The coal-fired Plant Scherer in Juliette, Georgia. June 3, 2017. (AP Photo/Branden Camp)

Christiana Figueres was executive secretary of the U.N. Framework Convention on Climate Change from 2010 to 2016.

Climate change is here now, and it’s time to urgently ask ourselves: What kind of future do we want to work toward? The air we breathe is key to answering this question. Global warming is not just manifesting in devastating fires, floods and heatwaves; its causes are impacting nearly every breath we take.

A recent World Health Organization report said that nine out of 10 people on the planet breathe dangerous air, and an estimated 7 million premature deaths a year are caused by air pollution-related diseases, including stroke and heart disease, respiratory illness and cancer. A recent Health Effects report reiterated these statistics, saying more than 95 percent of the world population breathes bad air. Just a few weeks ago, another study showed that air pollution damages cognitive abilities.

Thick, heavy smog caused by the burning of fossil fuels and crops is choking cities around the world. China has been forced to close tens of thousands of factories to reduce its air pollution. Air pollution in Africa has been ruled responsible for more deaths than unsanitary water or malnutrition. Last November, Arvind Kejriwal, chief minister of India’s capital city, wrote: “Delhi has become a gas chamber.”

Pollution is not invisible — but it can be hard to see. The pollutants that give most cause for concern are toxic gases such as nitrogen dioxide, sulfur dioxide and particulate matter, or PM2.5. These gases come from car, truck and bus exhaust, the burning of fuels such as coal, oil, gas and petrol, as well as burning crop materials or naturally-occurring forest and grass fires. These particles are so small — a fraction of the size of the diameter of a human hair — that they are easily ingested deep into the lungs.

PM2.5 is now increasingly showing up in places like Europe and North America, partly due to wildfires. Studies have linked air pollution to about 40,000 deaths a year in the United Kingdom — with about 10,000 in London, partly due to the rise of diesel vehicles there. Meanwhile, wildfires are reversing decades of air quality improvements across wide swaths of the western United States.

The most vulnerable people are impacted the hardest. Fossil fuel combustion byproducts have been deemed one of the most serious threats to children’s health and global equality. Emerging evidence indicates that pollution from coal combustion and motor vehicles has been linked to development delays, reduced IQ and autism in children.

Carrying on along this trajectory is irresponsible and absolutely unacceptable.

But another trajectory is emerging as more people are standing up and campaigning for their inalienable right to clean air — and therefore, to life. On Wednesday in San Francisco, the Global Climate and Health Forum is bringing together 250 leaders from national and local governments, health systems, public health agencies, civil society and international health organizations to generate momentum and commitments for action on climate and health. We will use this moment, and others during this week’s Global Climate Action Summit, as an opportunity to call on mayors, governors, business leaders and investors — as well as heads of state — to help accelerate this action.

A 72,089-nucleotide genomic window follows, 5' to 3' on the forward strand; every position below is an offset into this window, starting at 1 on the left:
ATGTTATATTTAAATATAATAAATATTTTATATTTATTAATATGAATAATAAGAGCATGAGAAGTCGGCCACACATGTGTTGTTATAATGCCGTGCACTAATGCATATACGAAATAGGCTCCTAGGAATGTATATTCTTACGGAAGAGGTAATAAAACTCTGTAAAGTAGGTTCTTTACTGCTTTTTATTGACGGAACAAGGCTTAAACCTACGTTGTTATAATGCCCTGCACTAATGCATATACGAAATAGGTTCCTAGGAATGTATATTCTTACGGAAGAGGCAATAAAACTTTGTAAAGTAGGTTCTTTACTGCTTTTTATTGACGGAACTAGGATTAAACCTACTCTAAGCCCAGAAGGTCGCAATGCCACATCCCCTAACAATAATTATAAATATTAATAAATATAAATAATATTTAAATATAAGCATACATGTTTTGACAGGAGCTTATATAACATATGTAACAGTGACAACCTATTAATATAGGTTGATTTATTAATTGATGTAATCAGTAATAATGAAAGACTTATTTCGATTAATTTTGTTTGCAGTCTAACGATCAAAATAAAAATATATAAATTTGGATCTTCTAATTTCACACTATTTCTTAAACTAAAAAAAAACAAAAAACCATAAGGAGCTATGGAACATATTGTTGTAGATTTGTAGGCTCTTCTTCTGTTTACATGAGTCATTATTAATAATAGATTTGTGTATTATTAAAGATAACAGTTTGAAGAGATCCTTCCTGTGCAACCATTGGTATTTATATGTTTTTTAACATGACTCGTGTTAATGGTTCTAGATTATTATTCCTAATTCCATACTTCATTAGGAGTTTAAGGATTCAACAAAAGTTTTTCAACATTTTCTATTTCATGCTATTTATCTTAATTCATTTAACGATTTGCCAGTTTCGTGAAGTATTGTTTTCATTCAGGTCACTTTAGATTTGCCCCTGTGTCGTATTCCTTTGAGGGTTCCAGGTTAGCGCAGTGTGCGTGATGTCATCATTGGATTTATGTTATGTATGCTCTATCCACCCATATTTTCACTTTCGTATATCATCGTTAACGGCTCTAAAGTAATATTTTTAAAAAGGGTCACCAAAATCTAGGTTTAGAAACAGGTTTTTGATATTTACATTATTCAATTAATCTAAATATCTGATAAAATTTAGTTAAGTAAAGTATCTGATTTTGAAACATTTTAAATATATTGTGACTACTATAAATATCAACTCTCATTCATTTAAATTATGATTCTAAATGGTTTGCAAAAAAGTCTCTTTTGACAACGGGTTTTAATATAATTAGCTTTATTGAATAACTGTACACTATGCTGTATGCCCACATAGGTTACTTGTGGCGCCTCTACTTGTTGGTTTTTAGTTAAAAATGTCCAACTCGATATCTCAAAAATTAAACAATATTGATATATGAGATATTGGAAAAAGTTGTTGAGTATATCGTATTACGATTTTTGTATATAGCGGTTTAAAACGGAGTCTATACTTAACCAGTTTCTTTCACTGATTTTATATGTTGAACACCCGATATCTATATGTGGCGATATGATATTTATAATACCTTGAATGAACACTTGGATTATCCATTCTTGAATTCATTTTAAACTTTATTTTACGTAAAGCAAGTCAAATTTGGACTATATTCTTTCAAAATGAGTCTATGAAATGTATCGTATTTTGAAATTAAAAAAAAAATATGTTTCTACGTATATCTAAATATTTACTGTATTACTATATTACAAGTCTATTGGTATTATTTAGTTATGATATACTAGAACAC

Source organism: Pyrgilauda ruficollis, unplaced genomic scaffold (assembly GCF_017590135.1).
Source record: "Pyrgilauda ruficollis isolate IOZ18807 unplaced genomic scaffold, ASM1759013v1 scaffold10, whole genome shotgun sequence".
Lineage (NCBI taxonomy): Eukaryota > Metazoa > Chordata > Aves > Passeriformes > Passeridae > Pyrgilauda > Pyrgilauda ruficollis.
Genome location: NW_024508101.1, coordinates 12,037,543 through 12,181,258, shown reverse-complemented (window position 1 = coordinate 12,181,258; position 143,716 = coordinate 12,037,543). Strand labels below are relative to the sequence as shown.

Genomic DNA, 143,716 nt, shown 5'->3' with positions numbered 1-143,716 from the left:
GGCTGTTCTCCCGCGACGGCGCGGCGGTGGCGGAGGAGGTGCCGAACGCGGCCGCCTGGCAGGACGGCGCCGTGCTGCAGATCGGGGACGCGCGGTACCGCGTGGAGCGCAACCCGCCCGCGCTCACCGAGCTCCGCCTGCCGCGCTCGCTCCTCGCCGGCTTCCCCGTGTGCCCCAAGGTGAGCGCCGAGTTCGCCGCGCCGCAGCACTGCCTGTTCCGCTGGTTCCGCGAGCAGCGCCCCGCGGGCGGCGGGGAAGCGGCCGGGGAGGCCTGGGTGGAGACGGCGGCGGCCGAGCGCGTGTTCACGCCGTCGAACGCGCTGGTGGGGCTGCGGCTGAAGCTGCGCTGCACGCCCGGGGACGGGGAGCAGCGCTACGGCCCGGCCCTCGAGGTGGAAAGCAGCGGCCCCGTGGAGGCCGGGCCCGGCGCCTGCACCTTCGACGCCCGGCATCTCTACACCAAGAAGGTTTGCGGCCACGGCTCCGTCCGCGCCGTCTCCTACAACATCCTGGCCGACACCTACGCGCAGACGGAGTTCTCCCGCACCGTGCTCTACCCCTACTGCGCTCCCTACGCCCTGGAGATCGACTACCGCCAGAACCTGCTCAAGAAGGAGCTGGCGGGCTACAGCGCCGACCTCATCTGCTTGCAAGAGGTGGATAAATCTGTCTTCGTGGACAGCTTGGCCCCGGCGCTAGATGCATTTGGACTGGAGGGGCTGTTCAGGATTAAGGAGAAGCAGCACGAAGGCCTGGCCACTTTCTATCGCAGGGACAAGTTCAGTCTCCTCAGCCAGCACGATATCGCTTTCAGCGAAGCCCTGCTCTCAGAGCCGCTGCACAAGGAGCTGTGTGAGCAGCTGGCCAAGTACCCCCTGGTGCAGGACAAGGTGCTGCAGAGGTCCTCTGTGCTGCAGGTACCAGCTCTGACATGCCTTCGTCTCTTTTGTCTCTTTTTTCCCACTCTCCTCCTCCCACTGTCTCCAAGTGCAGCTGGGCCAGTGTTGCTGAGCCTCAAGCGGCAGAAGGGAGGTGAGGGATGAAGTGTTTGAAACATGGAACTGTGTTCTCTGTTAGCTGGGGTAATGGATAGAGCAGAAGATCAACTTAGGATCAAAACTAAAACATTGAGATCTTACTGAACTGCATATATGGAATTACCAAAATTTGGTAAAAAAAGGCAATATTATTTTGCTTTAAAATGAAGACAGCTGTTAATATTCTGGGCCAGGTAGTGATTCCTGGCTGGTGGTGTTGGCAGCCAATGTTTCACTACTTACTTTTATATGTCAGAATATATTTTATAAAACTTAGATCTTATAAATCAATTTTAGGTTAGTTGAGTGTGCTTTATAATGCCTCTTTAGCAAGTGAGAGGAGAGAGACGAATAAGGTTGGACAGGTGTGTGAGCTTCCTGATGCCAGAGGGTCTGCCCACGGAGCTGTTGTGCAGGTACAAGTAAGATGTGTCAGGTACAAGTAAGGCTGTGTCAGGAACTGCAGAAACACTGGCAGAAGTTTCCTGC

These calls are supported by the indisputable fact that addressing the causes of air pollution — made more feasible thanks to the exponentially declining costs of renewables and nascent battery storage technology — results in immediate health benefits and helps preserve our future climate. For example, after eight coal and oil- fired power plants were retired in California, the rate of preterm births of mothers living nearby dropped within just one year.

In China, the health benefits of reducing power sector emissions in line with the Paris agreement could be up to nine times greater than the costs of implementation by 2050. The reduction of particulate pollution alone would lead to approximately 20,000 fewer deaths per year by 2030.

Driven in part by the demand for and the undeniable benefits of clean, breathable air, the paradigm in which development and economic growth depend on coal in particular is rapidly being replaced. The truth is that addressing global warming and its causes is now the only real way to secure economic growth. That means powering it with clean, everlasting, abundant alternatives. Governments everywhere can reap enormous benefits, including saving billions of dollars on health care, by fostering a shift to electric transport, eliminating fossil fuel subsidies and scaling ecosystem restoration, including of mangroves, peat bogs and forests.

Countries all around the world are committing to rapidly phasing out petrol and diesel vehicles. India just announced that at least 15 percent of the vehicles on its roads will be electric in five years. In July, Ireland became the first country in the world to have voted to fully divest itself from fossil fuels. And just days ago, California passed legislation that ensures the state receive all of its power from renewable energy by 2045.

We know that a comprehensive response to climate change could be “the greatest global health opportunity of the 21st century.” The New Climate Economy report just out shows it will also deliver at least $26 trillion in economic gain over business as usual by 2030.

However, to do this within the window of time we have left to avoid the worst impacts of climate change, we must act with boldness and unprecedented urgency. There is no time to lose. Every breath matters.

This was produced by The WorldPost, a partnership of the Berggruen Institute and The Washington Post.